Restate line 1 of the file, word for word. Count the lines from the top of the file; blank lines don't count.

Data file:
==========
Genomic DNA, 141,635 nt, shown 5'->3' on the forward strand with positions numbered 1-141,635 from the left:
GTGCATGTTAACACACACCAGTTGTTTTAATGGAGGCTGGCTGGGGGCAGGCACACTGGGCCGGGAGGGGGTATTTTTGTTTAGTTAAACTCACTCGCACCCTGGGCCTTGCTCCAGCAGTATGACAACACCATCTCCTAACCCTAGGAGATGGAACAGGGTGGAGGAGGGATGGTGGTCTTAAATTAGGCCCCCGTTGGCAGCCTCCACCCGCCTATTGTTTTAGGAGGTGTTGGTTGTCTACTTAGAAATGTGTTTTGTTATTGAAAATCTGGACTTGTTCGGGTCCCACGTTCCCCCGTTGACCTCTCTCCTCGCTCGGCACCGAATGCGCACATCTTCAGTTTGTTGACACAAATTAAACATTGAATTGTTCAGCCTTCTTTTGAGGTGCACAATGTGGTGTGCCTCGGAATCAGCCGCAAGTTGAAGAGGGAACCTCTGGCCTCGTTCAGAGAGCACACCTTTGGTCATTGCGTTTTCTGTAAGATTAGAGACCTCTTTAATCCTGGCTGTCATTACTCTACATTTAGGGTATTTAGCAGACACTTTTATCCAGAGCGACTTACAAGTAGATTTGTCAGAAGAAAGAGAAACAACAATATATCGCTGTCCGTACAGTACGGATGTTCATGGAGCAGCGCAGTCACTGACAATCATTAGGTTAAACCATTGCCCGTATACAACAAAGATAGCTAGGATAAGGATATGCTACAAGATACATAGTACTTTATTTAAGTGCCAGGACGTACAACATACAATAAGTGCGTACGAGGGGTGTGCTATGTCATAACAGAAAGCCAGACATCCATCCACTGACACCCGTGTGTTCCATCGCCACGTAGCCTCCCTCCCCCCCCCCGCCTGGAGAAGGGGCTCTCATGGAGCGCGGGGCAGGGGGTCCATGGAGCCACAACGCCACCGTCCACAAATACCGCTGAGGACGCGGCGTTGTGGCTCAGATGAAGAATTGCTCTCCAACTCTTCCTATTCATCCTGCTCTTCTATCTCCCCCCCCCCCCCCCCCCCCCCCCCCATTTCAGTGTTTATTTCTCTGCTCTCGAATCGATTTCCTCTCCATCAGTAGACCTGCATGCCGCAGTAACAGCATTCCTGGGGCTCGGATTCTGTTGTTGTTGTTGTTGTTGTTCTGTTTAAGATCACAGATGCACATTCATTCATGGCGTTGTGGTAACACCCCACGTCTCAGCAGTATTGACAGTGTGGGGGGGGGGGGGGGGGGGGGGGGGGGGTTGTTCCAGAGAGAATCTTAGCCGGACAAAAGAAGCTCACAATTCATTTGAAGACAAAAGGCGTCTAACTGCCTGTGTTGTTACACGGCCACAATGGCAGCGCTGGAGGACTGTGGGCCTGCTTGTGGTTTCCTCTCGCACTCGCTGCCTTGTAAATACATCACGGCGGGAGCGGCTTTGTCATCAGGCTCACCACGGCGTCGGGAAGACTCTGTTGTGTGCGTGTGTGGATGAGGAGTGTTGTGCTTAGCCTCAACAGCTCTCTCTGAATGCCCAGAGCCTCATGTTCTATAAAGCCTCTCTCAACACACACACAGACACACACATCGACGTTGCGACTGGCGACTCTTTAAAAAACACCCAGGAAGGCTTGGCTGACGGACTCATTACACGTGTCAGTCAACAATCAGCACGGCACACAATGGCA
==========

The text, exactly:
Genomic DNA, 141,635 nt, shown 5'->3' on the forward strand with positions numbered 1-141,635 from the left: